"I've got a six-pack of beer and a bottle of wh…water…in the car," I tell her. I don't feel like telling her that I also have a bottle of Jim Beam and a handful pain pills and a tiny cardboard box of razor blades. I don't feel like mentioning that tonight was for sure the night, and I didn't want to take any chances.

"How about you grab that beer?"

"I'm on it," I tell her, and begin the walk to my car. I can't see jack shit, but I've done this enough times that I don't really need to. The slight nicotine buzz is making me a little unsteady, but it's nothing serious. What's serious is that I'm supposed to be all alone out here tonight. What's serious is that I was supposed to be killing myself, not making new friends.

I open the back door of my car, thankful that the dome light burned out long ago, and reach into the cooler in my back seat. I slip my fingers through the plastic holder and hoist out the six-pack. For good measure, I also grab the single bottle of water that I tossed into the cooler as an afterthought.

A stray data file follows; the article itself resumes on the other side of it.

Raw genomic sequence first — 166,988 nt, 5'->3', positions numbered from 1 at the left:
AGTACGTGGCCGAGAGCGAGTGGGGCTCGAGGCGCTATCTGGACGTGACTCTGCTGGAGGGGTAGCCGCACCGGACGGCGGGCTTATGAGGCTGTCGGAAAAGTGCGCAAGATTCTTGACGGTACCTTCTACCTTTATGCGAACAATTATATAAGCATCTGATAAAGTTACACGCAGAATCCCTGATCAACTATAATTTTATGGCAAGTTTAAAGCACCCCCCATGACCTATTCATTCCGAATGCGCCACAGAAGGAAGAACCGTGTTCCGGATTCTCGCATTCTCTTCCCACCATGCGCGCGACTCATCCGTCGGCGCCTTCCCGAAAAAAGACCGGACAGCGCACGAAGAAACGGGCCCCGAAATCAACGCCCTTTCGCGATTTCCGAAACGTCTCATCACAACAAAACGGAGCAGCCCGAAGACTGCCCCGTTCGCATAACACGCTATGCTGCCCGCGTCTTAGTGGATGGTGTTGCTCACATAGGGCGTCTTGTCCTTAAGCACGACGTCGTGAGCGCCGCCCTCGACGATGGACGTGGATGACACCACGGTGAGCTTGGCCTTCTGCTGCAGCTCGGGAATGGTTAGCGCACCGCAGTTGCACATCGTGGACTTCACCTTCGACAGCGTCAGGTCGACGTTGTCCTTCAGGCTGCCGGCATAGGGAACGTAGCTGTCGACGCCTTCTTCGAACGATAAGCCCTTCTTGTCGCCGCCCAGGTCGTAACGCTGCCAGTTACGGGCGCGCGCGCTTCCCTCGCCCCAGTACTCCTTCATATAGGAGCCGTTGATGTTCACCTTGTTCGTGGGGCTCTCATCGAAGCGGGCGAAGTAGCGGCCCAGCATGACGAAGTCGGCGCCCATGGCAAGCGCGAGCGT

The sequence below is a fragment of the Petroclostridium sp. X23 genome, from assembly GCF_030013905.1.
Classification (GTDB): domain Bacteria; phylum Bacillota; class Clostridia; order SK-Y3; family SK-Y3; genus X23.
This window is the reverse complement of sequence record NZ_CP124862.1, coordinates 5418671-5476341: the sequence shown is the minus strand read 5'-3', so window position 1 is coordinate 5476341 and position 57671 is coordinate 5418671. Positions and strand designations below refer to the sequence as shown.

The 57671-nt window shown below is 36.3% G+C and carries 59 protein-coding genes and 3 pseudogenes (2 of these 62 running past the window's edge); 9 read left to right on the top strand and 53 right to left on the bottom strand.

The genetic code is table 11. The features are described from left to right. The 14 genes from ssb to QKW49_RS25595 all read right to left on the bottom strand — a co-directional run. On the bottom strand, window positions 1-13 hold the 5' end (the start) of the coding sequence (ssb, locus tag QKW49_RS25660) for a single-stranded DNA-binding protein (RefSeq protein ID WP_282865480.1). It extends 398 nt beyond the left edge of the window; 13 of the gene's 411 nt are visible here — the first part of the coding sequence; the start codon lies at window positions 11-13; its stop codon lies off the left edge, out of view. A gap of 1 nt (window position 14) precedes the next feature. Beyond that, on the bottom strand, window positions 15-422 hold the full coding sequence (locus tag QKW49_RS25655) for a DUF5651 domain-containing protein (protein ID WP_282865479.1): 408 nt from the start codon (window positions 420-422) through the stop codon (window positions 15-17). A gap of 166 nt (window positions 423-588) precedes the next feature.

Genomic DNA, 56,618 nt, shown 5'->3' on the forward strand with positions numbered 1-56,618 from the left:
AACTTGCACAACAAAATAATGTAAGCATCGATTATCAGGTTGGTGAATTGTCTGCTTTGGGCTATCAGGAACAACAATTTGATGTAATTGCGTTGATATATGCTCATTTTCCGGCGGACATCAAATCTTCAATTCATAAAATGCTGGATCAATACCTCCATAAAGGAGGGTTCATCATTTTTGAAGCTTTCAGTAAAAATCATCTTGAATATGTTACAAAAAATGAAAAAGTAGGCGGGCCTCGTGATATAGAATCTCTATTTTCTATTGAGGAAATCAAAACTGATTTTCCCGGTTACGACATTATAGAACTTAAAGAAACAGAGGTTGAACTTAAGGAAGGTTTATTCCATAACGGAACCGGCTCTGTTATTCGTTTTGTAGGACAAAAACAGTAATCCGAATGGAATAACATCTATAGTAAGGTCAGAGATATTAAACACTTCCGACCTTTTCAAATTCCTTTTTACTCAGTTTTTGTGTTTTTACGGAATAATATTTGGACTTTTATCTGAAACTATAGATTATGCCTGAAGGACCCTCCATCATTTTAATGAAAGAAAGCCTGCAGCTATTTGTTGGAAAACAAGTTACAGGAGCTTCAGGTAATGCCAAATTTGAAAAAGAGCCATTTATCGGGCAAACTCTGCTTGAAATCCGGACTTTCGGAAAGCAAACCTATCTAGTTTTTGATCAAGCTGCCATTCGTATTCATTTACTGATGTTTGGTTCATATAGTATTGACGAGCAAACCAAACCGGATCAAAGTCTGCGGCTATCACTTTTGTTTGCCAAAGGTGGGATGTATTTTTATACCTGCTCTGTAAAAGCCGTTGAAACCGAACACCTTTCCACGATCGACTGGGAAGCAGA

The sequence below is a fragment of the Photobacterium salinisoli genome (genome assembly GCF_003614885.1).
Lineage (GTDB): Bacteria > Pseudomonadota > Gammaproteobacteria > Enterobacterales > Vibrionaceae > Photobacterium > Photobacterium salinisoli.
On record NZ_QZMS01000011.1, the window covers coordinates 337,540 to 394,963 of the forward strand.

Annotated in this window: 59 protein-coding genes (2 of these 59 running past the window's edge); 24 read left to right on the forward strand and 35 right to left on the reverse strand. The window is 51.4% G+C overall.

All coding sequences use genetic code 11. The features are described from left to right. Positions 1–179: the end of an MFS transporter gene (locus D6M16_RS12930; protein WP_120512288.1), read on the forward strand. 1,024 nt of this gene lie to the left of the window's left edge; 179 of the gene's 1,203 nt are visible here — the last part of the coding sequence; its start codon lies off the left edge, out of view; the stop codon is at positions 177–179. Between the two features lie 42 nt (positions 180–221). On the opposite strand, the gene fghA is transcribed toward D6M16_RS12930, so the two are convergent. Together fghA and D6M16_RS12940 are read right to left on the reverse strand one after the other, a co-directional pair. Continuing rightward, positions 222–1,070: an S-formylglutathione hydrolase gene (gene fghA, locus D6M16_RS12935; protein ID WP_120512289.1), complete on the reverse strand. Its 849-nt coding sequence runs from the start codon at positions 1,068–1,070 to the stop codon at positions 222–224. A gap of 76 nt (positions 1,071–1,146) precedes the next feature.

I don't see her on the bridge when I turn around, and for a brief moment, I nurture the hope that she took off. Just a moment alone, that's all I need. But then her lighter flares again, and there she is. The night around her is even darker than before. I make my way back up the dirt road to her side.

"Beer," I tell her. She takes the can from my hand and passes me her cigarette while she pops the top and takes several gulps from the can. I take a drag of her cigarette, and it tastes bitter in my mouth. That's the Valium kicking in—it always makes things taste nasty to me.

I hand the cigarette back, and she takes it, along with another beer.

I wait, letting the first wave of pills roll through my system. Hydrocodone, Valium, and Percocet. I'm going to have to be careful, I realize. I wanted enough to chill me out, but I don't want to waste so much time with this chick that I end up passing out.

"You had, what, a story to tell me or something?"

"Did I?"

I look at her. My eyes are dilating with a wickedness, not sure which drug is doing that, or if it's a combo of a couple. The cherry of her cigarette seems as bright as a campfire, and it's casting shadows on her face in weird ways.